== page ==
If you read my posts you know how much I advocate understanding your health issues, I'm here to share some facts about warts. If you get warts, it pays to know all about them so you can manage the condition and keep the symptoms under wraps. Warts are generally harmless, but they can be unsightly and uncomfortable so you probably don’t want to just ignore them. Of course, if you can’t get rid of them, talk to your dermatologist for more advice. In the meantime, read through these facts about warts and you’ll be well educated in no time.
1 They Are Common
According to Canadian health experts, a full 25 percent of the world’s population has a wart at any given time. While that’s one of the most comforting facts about warts, it also means that you must be careful not to pass them or get them from someone else. Luckily, you won’t have to worry if you do get a wart because they generally don’t cause any problems.
2 They Are Contagious
Because warts are so common, you know they are contagious. They are caused by a virus and are passed through touch, according to the Mayo Clinic. That means if you come into contact with a wart, you may wind up with one too. So if you know someone who has warts, be sure to avoid contact with the warts to protect yourself. Likewise, if you have a wart, be very careful that you don’t pass them on to other people.
3 Most Common on Your Hands
Most warts appear on the fingers or hands. Of course, that makes it very hard to keep the virus from passing from person to person. Warts also appear on the feet sometimes. However, genital warts aren’t the same and you can’t get them from the common warts on a person’s hands or feet.
4 Caused by the HPV Virus
You might think STD when you hear about HPV. I know because I was the same way until I started my research on warts. HPV is described by health experts as a virus that exists on the human skin. Young children and people with compromised immune systems are the most at risk of developing warts, but that doesn’t mean that the average adult will never get one.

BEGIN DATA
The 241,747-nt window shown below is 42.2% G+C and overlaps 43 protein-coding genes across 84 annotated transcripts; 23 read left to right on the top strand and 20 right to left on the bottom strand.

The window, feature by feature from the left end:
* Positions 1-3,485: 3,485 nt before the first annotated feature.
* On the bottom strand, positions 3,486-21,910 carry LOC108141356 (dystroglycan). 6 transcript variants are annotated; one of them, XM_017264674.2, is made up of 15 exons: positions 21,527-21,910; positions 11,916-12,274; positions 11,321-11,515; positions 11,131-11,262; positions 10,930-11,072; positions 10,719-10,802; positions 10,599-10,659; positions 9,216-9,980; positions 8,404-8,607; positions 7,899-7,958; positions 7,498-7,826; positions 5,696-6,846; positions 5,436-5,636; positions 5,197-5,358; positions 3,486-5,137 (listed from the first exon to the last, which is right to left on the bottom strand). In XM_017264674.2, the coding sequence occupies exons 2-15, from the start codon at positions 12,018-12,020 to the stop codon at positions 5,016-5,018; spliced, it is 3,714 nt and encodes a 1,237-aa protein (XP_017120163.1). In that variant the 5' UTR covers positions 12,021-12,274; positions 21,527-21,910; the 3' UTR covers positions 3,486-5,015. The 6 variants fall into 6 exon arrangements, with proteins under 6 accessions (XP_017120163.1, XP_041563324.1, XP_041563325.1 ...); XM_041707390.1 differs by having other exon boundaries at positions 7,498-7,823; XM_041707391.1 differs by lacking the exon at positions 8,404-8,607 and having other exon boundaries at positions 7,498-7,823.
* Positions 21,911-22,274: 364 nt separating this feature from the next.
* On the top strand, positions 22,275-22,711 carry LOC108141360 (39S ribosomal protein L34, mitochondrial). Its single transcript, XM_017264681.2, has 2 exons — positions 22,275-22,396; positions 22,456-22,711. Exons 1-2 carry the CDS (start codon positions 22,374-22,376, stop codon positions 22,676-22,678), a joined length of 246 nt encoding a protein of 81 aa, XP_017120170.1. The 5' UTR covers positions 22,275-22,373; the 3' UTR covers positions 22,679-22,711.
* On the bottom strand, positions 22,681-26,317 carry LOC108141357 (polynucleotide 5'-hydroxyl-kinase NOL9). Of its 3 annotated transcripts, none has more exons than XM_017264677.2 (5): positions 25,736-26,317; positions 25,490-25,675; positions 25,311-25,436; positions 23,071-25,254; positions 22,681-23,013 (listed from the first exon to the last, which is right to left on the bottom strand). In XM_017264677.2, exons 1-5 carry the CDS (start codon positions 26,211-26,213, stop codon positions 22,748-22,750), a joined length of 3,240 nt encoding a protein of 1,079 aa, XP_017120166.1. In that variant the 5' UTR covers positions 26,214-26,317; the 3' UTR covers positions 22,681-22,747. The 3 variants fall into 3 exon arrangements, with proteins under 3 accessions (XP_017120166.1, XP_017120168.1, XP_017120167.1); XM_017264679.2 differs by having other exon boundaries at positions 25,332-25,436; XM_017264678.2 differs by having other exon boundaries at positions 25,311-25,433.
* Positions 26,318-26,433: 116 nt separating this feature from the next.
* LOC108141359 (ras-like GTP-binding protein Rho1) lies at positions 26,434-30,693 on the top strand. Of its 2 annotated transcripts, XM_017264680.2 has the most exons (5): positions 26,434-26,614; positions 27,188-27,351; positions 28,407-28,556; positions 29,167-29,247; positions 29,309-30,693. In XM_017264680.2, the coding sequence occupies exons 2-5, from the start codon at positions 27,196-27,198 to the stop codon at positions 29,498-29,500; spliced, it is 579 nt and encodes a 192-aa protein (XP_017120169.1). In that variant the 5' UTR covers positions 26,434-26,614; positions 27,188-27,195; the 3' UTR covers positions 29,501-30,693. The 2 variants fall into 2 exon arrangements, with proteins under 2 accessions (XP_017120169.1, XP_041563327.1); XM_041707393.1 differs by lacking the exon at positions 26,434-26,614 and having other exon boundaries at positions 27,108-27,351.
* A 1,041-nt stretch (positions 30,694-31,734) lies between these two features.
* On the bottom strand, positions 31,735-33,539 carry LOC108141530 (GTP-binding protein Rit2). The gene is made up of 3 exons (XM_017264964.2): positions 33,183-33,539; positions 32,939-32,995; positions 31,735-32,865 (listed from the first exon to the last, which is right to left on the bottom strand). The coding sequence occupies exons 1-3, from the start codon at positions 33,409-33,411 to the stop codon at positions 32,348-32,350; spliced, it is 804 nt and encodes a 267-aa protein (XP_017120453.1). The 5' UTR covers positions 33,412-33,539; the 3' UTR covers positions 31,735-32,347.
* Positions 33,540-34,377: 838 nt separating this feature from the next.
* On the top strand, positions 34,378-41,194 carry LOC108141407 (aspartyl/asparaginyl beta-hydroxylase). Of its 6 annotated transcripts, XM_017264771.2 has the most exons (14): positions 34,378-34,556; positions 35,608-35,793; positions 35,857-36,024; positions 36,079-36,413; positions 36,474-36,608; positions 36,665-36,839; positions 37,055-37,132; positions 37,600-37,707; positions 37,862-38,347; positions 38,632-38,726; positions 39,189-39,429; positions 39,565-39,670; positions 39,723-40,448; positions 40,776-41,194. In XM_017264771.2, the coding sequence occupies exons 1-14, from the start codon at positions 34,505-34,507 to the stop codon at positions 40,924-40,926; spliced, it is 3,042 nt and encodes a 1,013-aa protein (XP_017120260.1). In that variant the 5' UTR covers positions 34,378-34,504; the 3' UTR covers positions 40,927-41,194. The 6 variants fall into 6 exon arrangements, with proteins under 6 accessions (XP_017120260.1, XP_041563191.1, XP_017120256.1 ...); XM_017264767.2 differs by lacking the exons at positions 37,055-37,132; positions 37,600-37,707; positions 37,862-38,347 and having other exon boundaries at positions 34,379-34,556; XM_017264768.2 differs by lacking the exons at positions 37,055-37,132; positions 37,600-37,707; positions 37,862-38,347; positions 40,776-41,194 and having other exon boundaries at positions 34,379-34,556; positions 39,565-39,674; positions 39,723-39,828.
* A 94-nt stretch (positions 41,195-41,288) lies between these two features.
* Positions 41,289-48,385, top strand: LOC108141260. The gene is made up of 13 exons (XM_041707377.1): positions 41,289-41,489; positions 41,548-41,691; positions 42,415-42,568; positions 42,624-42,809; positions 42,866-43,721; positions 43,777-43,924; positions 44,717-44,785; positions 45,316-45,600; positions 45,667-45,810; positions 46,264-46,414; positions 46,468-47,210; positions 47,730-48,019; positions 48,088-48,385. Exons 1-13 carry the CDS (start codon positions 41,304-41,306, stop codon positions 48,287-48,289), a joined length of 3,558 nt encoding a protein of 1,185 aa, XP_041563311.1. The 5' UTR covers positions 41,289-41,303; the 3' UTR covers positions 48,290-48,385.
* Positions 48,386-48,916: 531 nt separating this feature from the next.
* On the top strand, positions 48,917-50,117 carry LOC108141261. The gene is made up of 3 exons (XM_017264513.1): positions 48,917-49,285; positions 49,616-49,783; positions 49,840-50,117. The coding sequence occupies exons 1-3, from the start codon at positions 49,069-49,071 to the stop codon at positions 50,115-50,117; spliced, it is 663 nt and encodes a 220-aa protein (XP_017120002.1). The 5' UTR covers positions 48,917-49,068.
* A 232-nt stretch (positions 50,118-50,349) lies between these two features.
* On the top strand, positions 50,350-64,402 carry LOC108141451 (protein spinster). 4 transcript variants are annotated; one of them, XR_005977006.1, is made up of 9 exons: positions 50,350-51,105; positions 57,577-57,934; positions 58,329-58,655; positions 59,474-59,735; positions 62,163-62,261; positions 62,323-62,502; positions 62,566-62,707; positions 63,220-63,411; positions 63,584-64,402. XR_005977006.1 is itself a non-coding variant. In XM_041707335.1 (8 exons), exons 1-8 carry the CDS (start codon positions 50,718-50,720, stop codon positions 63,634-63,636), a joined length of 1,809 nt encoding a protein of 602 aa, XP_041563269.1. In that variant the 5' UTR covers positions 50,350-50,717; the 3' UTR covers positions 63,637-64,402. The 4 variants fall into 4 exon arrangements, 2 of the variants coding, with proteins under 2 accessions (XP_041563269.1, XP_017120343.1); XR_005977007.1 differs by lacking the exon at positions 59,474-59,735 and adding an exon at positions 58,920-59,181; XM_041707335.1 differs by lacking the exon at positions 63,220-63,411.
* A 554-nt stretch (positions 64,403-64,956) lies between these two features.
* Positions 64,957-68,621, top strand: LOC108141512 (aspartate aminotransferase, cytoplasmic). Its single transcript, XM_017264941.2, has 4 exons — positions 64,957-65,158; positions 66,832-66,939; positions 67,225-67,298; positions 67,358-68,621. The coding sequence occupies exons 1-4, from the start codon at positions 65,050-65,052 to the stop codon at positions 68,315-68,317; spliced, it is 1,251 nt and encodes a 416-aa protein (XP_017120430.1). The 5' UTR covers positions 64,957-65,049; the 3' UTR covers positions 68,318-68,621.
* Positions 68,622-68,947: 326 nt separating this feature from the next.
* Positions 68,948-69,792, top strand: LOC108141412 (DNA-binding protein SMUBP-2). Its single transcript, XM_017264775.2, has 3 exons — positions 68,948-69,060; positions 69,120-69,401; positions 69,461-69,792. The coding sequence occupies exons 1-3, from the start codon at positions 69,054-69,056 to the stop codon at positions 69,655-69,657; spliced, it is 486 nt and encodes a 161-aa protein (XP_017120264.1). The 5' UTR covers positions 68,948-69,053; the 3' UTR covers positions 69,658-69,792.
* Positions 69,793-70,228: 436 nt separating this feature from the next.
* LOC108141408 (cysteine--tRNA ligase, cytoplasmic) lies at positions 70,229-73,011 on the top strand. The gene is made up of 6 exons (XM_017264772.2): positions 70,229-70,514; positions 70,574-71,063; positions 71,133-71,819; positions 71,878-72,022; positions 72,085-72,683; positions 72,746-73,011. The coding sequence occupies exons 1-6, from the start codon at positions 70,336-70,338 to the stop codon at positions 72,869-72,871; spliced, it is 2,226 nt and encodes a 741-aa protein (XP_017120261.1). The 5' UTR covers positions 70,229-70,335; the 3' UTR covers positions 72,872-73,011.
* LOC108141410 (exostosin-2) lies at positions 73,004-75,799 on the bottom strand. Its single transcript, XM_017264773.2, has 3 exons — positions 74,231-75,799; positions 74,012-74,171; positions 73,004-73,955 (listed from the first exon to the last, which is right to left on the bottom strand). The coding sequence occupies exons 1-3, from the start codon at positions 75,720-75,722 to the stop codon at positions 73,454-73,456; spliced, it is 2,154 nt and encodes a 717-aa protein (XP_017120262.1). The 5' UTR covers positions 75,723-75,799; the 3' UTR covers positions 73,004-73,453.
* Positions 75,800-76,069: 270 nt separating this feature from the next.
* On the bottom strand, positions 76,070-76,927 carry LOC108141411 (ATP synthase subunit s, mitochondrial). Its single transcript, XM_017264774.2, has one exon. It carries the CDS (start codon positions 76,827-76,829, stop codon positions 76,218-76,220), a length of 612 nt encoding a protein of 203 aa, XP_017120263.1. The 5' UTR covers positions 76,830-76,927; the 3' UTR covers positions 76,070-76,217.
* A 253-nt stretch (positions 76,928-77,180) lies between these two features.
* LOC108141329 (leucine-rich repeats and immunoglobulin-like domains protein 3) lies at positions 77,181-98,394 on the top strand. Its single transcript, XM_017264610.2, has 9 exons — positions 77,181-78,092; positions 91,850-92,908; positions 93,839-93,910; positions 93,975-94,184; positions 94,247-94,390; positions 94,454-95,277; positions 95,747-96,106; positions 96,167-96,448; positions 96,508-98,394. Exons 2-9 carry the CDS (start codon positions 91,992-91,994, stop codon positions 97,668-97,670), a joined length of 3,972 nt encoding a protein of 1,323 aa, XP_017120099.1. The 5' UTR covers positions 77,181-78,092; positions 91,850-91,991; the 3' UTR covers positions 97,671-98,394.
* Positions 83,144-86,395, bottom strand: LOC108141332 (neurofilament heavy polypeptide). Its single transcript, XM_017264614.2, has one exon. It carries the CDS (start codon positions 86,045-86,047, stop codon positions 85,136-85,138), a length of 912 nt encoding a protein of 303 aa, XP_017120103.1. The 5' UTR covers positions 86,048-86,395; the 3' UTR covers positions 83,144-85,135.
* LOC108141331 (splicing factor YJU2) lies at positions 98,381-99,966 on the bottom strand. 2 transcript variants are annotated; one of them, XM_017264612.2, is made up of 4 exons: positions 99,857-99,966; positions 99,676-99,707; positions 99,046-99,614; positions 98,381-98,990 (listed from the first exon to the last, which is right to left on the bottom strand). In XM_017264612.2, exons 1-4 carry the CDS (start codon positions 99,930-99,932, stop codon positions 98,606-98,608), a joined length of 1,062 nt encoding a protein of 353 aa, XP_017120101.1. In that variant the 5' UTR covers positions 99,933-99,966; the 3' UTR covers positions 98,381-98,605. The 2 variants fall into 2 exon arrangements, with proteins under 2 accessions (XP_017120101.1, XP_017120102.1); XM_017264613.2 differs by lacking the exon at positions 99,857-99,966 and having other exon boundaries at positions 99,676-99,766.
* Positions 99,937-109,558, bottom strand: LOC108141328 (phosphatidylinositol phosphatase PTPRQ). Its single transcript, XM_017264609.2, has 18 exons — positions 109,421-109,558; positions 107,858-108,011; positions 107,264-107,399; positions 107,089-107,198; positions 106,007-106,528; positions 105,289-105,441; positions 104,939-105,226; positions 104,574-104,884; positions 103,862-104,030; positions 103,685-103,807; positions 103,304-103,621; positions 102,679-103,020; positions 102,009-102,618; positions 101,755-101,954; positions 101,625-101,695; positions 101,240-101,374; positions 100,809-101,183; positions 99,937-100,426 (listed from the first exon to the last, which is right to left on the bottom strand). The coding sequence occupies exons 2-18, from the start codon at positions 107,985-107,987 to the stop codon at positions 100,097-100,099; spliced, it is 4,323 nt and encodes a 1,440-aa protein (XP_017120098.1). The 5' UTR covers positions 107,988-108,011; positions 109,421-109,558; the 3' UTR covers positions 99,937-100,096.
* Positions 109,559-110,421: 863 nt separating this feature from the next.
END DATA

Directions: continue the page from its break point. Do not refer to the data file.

5 Black Dots
Sometimes warts have tiny black dots in them. That is nothing to be worried about though. They are just blood vessels that have clotted on the surface of the wart or just under the top of them. Those will go away once the wart has vanished.
6 Usually Disappear
Most warts go away on their own, so you can likely just leave them alone. However, many people choose to treat them because they find the warts embarrassing or uncomfortable. There are many over the counter treatment options so talk to your doctor about which one is best for you.
7 You Can Prevent Them
The good news is that you can take active measures to prevent getting a wart. To start with, avoid walking around in public places without shoes on. Always wash your hands after touching a wart, whether it’s yours or someone else’s. Keep your grooming tools away from your warts so you don’t pass the virus around your skin. Don’t pick at the warts either. Easy enough, right?
Do you get warts? I am lucky enough to have avoided them thus far, but my kids get the occasional wart from walking around barefoot in the locker room at school. Gross, right? What’s the best way to treat warts?
Sources: mayoclinic.org and bodyandhealth.canada.com
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